Baker taught biographer A. Scott Berg while Berg was an undergraduate at Princeton in the late 1960s. Berg recalled that Baker "changed my life," and convinced him to quit acting to concentrate on his thesis, a study of editor Maxwell Perkins. Berg eventually expanded his thesis into the National Book Award-winning biography Max Perkins: Editor of Genius (1978), which he dedicated in part to Baker.Genius (2016 film)
Genius is a 2016 British-American biographical drama film directed by Michael Grandage and written by John Logan, based on the 1978 National Book Award-winner Max Perkins: Editor of Genius by A. Scott Berg. The film stars Colin Firth, Jude Law, Nicole Kidman, Dominic West, and Guy Pearce. It was selected to compete for the Golden Bear at the 66th Berlin International Film Festival.Kate Remembered
Kate Remembered is a book released on July 11, 2003 by A. Scott Berg, which tells the story, life, and his experiences with actress Katharine Hepburn. The book was released 12 days after Hepburn's death at 96 on June 29. The book received mixed reviews.Lindbergh (book)
Lindbergh is a 1998 Pulitzer Prize-winning biography of Charles Lindbergh by A. Scott Berg. The book became a New York Times Best Seller and won the Los Angeles Times Book Prize for biography.My Foolish Heart (film)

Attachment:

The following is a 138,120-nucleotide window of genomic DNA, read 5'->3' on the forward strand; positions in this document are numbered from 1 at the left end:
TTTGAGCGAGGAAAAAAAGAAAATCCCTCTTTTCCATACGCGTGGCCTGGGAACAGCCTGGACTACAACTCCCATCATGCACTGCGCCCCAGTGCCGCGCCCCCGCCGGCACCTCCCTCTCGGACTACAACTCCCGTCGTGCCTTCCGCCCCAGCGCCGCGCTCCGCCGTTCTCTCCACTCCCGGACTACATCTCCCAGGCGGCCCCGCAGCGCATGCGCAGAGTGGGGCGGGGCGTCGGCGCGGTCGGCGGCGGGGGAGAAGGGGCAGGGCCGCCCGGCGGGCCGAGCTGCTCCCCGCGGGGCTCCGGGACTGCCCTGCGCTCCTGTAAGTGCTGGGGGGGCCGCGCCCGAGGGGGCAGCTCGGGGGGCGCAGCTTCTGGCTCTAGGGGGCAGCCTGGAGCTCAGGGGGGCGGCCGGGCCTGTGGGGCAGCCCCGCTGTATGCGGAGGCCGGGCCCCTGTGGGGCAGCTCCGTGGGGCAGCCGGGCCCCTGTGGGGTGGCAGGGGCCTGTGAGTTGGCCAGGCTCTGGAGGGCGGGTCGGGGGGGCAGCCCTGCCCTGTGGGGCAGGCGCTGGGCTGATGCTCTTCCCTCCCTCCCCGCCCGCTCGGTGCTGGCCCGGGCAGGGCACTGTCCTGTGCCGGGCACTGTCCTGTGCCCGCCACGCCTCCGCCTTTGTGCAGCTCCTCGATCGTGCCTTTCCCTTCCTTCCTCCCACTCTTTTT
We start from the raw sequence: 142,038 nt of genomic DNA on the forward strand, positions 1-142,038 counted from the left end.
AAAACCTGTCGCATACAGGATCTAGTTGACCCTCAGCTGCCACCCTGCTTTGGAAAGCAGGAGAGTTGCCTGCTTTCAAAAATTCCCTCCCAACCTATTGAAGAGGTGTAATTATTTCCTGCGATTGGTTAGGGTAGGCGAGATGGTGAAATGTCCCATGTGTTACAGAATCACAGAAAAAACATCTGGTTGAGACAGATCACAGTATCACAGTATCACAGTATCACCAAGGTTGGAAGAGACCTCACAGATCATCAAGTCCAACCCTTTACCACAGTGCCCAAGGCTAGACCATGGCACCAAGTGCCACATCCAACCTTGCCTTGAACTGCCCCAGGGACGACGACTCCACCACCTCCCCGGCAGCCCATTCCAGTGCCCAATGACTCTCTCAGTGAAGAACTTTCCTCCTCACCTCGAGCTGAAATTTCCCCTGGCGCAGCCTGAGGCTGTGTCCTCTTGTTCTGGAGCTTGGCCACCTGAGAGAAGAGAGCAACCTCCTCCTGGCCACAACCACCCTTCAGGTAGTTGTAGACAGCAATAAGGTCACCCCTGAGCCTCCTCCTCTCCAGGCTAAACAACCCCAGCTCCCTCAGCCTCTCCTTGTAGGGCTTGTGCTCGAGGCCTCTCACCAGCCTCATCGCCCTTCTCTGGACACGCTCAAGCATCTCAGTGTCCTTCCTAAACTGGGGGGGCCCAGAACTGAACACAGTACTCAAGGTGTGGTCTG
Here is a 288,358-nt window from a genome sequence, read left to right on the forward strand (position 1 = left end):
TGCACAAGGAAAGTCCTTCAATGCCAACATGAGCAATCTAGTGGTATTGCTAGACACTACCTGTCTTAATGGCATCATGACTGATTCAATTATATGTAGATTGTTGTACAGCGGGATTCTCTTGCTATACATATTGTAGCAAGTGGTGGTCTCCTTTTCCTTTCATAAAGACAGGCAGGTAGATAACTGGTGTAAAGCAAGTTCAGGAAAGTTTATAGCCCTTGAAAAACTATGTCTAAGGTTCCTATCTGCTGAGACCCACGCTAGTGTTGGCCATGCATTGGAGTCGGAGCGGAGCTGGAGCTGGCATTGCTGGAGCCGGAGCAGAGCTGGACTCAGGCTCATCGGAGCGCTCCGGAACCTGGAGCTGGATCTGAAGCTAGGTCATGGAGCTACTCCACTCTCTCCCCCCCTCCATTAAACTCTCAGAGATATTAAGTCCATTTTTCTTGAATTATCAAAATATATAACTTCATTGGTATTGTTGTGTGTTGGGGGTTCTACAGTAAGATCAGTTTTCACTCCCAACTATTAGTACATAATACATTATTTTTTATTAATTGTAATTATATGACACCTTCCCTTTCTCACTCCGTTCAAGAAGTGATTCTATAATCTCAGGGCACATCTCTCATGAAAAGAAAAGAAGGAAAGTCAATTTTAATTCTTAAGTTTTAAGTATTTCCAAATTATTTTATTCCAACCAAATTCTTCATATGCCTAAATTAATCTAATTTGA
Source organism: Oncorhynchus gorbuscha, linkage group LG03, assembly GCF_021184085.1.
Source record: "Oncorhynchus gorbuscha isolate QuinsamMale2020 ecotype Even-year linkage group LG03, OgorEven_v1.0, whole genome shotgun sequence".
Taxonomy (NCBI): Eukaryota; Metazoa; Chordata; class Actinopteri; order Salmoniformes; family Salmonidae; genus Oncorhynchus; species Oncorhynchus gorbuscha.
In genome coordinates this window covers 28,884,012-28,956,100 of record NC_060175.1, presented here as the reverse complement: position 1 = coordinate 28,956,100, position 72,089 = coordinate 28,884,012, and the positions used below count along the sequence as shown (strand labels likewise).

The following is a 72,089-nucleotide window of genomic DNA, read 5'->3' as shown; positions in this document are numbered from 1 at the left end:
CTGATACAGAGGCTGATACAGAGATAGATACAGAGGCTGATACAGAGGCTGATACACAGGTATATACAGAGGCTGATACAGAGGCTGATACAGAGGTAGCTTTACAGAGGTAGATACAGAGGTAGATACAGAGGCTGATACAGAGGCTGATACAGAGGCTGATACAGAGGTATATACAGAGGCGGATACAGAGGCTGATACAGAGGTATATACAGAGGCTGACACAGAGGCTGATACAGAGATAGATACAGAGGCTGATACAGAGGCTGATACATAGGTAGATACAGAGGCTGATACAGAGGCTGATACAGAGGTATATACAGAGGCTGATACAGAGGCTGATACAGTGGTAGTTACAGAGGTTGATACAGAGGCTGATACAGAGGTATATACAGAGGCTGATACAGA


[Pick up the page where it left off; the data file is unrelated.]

My Foolish Heart is a 1949 American film which tells the story of a woman's reflections on the bad turns her life has taken. The film was directed by Mark Robson, and stars Dana Andrews and Susan Hayward.
Adapted from J. D. Salinger's 1948 short story "Uncle Wiggily in Connecticut", this remains the only authorized film adaptation of Salinger's work; the filmmakers' infidelity to his story famously precluded any possibility of film versions of other Salinger works, including The Catcher in the Rye. The film inspired the Danish story Mit dumme hjerte by Victor Skaarup.Norwalk, Connecticut
Norwalk is a U.S. city located in southwestern Connecticut, in southern Fairfield County, on the northern shore of Long Island Sound. Norwalk is included statistically within both the New York metropolitan area as well as the Bridgeport metropolitan area.Norwalk was settled in 1649, and is now the sixth most populous city in Connecticut. According to the 2010 United States Census the city had a population of 85,603; with an estimated population of 88,438 in 2016.One Heavenly Night
One Heavenly Night is a 1931 American pre-Code film, produced by Samuel Goldwyn, released through United Artists, and directed by George Fitzmaurice.